Language of Materials
The Monroe Wheeler Papers consist of correspondence, manuscripts,personal and financial papers, photographs, graphic items, clippings, and objects which document Wheeler's life and work, principally at the Museum of Modern Art.
Series I, Correspondence, contains letters found in Monroe Wheeler's archive following the processing of the Glenway Wescott Papers (YCAL MSS 134), which holds the majority of letters to and from Wheeler. Series II. Writings, gathers together material from different periods of Wheeler's life, principally having to do with his careers. Personal Papers consists of 12 subseries containing material documenting various activities. Financial Papers contains three subseries. Photographs contains items which were not integrated into the main collection of images cataloged in the Glenway Wescott Papers (YCAL MSS 134). Series VI gathers together various Graphic Items. Clippings covers a wide range of subjects, with a focus on art, people, and travel. Series VIII, Health and Estate Materials, documents Wheeler's health, mainly in the 1980s. Series IX, Museum of Modern Art Records, contains thirteen subseries of material about Wheeler's career at MOMA. Objects contains several pieces of realia.
MONROE WHEELER, 1899-1988
Monroe Wheeler was born on February 13, 1899 in Evanston, Illinois. Following his primary education, he pursued a number of careers, but his avocation of choice was as a printer. Upon receiving a small printing press as a gift from his father, Wheeler began producing chap books of poetry under the imprint, Manikin Press. One of his first works was The Bitterns, a collection of poems by Glenway Wescott, whom he had met in Chicago in 1920 and who would become Wheeler's long-time companion. (See the biographical sketch in the Glenway Wescott Papers, YCAL MSS 134, for more information.)
In 1921, Wheeler traveled with Wescott to Germany, where he wrote a series of articles about the post-war economy for a Chicago trade journal, Central Manufacturing District Magazine. After his return to New York in 1923, he worked for the Coal and Iron National Bank as a copywriter. In 1925 Wheeler moved with Wescott to Villefranche, in the south of France, where they entered a vibrant literary and artistic circle populated by the likes of Jean Cocteau and Isadora Duncan.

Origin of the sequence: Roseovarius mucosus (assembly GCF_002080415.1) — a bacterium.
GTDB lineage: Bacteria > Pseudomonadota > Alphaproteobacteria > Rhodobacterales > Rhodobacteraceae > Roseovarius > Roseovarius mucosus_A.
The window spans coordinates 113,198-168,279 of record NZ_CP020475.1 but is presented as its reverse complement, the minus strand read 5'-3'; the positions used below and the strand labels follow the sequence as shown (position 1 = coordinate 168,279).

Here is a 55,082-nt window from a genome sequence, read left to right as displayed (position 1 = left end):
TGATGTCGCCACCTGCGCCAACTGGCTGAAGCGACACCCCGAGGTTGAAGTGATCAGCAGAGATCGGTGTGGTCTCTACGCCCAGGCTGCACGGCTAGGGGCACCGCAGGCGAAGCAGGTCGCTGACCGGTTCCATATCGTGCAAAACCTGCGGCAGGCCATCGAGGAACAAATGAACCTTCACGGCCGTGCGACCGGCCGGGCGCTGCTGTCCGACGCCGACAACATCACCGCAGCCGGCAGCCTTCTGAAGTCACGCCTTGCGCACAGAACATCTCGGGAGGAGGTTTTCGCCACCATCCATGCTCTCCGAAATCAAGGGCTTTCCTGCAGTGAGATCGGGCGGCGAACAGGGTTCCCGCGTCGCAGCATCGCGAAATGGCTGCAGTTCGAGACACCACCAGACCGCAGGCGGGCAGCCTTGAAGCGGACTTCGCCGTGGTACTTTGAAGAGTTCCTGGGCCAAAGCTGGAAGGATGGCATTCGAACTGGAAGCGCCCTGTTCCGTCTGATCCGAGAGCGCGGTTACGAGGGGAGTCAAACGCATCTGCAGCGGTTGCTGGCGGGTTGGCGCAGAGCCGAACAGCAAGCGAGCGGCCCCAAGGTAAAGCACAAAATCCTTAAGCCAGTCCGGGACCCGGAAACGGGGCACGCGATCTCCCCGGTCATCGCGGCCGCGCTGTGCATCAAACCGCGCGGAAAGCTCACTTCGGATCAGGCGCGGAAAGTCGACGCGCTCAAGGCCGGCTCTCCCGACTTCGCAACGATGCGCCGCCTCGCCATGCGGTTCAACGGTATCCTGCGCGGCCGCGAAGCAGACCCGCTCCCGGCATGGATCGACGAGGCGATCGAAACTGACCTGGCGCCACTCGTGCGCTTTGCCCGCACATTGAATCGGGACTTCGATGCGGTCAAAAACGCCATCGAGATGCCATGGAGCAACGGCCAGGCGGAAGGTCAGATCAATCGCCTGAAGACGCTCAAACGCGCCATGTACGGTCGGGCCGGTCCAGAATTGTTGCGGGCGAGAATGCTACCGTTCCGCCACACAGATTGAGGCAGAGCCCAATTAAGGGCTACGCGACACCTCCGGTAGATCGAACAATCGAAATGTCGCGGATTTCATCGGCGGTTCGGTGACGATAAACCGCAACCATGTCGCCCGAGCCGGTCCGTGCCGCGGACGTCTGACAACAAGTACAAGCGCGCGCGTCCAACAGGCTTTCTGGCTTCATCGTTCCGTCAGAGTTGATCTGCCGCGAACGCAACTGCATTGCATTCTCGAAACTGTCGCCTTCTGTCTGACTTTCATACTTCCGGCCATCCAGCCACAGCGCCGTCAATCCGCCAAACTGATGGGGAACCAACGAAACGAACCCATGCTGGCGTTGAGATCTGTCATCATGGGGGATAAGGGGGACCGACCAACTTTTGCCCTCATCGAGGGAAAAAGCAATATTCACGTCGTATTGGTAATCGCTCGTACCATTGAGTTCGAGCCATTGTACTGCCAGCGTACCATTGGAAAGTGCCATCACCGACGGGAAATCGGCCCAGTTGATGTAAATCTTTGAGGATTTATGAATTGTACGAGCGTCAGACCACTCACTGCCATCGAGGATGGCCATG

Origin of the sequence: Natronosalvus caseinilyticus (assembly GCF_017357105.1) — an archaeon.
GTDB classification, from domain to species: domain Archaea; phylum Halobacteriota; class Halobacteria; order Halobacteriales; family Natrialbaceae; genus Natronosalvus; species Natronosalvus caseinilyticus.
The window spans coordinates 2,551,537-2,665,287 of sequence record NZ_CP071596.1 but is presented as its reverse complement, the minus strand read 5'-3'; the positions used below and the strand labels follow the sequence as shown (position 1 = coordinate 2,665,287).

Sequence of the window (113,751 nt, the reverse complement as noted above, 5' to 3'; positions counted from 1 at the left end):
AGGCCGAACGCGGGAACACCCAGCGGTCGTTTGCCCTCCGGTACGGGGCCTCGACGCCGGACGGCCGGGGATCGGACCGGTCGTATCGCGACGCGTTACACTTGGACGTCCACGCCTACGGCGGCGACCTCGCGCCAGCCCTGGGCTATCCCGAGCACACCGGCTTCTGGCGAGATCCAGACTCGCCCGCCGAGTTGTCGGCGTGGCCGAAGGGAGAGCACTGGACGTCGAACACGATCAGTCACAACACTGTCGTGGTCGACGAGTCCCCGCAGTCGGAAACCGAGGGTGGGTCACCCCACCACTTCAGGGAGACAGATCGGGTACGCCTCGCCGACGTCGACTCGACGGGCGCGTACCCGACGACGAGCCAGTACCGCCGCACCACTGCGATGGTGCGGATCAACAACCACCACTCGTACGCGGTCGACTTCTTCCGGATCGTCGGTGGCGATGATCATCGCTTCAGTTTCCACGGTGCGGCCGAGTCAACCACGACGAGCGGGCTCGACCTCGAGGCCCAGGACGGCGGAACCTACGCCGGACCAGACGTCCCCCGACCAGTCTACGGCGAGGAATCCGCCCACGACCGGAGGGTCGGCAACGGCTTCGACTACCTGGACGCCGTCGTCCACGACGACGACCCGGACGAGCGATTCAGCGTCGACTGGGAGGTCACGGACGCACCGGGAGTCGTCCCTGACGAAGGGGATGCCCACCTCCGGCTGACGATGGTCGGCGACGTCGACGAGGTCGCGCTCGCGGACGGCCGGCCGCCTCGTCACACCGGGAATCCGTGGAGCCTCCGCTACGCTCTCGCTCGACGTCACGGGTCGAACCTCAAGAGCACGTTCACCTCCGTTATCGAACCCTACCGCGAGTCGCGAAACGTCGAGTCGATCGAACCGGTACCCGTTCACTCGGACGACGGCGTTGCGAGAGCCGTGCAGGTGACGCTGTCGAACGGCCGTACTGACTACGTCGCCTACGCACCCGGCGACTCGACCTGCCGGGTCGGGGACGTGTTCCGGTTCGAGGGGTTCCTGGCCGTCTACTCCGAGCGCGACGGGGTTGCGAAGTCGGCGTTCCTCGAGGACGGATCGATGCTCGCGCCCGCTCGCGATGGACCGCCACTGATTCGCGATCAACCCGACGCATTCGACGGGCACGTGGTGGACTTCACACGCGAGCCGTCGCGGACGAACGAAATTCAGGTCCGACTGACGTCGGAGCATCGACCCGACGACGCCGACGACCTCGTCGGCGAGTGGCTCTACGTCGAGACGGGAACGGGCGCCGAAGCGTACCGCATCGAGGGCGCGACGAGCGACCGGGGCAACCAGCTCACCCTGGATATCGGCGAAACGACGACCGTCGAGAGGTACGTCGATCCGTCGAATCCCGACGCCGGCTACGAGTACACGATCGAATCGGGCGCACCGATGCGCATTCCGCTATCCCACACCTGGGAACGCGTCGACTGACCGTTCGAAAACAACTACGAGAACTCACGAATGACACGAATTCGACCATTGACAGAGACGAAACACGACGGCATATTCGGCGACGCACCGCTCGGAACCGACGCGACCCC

In 1926, another important figure entered Wheeler's life when he was introduced to George Platt Lynes, an aspiring writer and publisher. Lynes fell in love with Wheeler, and eventually, he became a third partner in the existing relationship. In part through Wheeler's encouragement, Lynes eventually found his most rewarding metier, as a fashion and figural photographer. (Lynes died in New York City in December, 1955.)
In 1930, while still in France, Wheeler entered into a partnership with Barbara Harrison to establish the Harrison of Paris press, the goal of which was to publish fine editions of new and neglected classics. Over 5 years, they produced 13 titles, including works by Thomas Mann, Katherine Anne Porter, and Glenway Wescott's A Calendar of Saints for Unbelievers, with illustrations by Pavel Tchelitchew.
In 1935, following the marriage of Barbara Harrison to Glenway's younger brother, Lloyd, Wheeler and Wescott moved back to the United States. They soon set up households both on the farm in New Jersey bought by Barbara Harrison and Lloyd Wescott and in New York City, where they shared a series of apartments with George Platt Lynes.